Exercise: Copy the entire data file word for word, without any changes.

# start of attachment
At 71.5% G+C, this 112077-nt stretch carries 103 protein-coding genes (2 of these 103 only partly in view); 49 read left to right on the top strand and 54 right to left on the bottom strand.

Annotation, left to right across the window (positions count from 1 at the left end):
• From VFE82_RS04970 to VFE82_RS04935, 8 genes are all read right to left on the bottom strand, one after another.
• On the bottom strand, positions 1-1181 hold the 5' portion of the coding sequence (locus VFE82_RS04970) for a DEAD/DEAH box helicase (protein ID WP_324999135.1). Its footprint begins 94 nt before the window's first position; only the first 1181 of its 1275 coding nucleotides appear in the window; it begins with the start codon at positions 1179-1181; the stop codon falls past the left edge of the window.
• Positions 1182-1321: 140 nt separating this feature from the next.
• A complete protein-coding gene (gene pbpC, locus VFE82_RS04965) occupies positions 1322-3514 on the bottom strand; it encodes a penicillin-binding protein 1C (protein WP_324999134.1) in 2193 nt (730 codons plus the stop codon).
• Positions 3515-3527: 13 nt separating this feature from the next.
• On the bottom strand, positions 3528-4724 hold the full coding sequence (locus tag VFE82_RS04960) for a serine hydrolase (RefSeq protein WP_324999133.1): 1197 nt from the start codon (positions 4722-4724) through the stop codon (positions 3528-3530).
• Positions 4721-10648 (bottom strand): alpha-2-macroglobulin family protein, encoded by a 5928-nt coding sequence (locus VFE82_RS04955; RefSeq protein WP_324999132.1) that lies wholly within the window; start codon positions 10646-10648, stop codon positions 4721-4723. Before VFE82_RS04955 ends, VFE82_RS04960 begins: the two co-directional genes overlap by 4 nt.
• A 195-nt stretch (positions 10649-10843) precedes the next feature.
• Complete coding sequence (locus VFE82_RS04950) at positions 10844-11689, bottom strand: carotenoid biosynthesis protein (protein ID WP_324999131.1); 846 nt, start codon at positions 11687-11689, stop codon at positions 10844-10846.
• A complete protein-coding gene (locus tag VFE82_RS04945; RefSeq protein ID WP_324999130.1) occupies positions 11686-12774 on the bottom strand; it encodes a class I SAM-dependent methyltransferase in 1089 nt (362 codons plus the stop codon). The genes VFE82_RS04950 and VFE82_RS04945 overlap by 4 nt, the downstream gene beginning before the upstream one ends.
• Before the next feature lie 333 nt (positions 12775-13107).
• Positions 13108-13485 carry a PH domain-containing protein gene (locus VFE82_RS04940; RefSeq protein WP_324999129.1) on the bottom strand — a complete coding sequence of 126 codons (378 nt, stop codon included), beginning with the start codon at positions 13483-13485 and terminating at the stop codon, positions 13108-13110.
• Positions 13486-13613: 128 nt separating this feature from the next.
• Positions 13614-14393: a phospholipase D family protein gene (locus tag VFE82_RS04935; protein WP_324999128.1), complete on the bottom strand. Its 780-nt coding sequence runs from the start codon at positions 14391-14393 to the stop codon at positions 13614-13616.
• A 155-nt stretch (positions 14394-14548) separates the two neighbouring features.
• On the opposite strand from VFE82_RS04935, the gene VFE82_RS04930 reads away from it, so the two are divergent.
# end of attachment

At 71.5% G+C, this 112077-nt stretch carries 103 protein-coding genes (2 of these 103 only partly in view); 49 read left to right on the top strand and 54 right to left on the bottom strand.

Annotation, left to right across the window (positions count from 1 at the left end):
• From VFE82_RS04970 to VFE82_RS04935, 8 genes are all read right to left on the bottom strand, one after another.
• On the bottom strand, positions 1-1181 hold the 5' portion of the coding sequence (locus VFE82_RS04970) for a DEAD/DEAH box helicase (protein ID WP_324999135.1). Its footprint begins 94 nt before the window's first position; only the first 1181 of its 1275 coding nucleotides appear in the window; it begins with the start codon at positions 1179-1181; the stop codon falls past the left edge of the window.
• Positions 1182-1321: 140 nt separating this feature from the next.
• A complete protein-coding gene (gene pbpC, locus VFE82_RS04965) occupies positions 1322-3514 on the bottom strand; it encodes a penicillin-binding protein 1C (protein WP_324999134.1) in 2193 nt (730 codons plus the stop codon).
• Positions 3515-3527: 13 nt separating this feature from the next.
• On the bottom strand, positions 3528-4724 hold the full coding sequence (locus tag VFE82_RS04960) for a serine hydrolase (RefSeq protein WP_324999133.1): 1197 nt from the start codon (positions 4722-4724) through the stop codon (positions 3528-3530).
• Positions 4721-10648 (bottom strand): alpha-2-macroglobulin family protein, encoded by a 5928-nt coding sequence (locus VFE82_RS04955; RefSeq protein WP_324999132.1) that lies wholly within the window; start codon positions 10646-10648, stop codon positions 4721-4723. Before VFE82_RS04955 ends, VFE82_RS04960 begins: the two co-directional genes overlap by 4 nt.
• A 195-nt stretch (positions 10649-10843) precedes the next feature.
• Complete coding sequence (locus VFE82_RS04950) at positions 10844-11689, bottom strand: carotenoid biosynthesis protein (protein ID WP_324999131.1); 846 nt, start codon at positions 11687-11689, stop codon at positions 10844-10846.
• A complete protein-coding gene (locus tag VFE82_RS04945; RefSeq protein ID WP_324999130.1) occupies positions 11686-12774 on the bottom strand; it encodes a class I SAM-dependent methyltransferase in 1089 nt (362 codons plus the stop codon). The genes VFE82_RS04950 and VFE82_RS04945 overlap by 4 nt, the downstream gene beginning before the upstream one ends.
• Before the next feature lie 333 nt (positions 12775-13107).
• Positions 13108-13485 carry a PH domain-containing protein gene (locus VFE82_RS04940; RefSeq protein WP_324999129.1) on the bottom strand — a complete coding sequence of 126 codons (378 nt, stop codon included), beginning with the start codon at positions 13483-13485 and terminating at the stop codon, positions 13108-13110.
• Positions 13486-13613: 128 nt separating this feature from the next.
• Positions 13614-14393: a phospholipase D family protein gene (locus tag VFE82_RS04935; protein WP_324999128.1), complete on the bottom strand. Its 780-nt coding sequence runs from the start codon at positions 14391-14393 to the stop codon at positions 13614-13616.
• A 155-nt stretch (positions 14394-14548) separates the two neighbouring features.
• On the opposite strand from VFE82_RS04935, the gene VFE82_RS04930 reads away from it, so the two are divergent.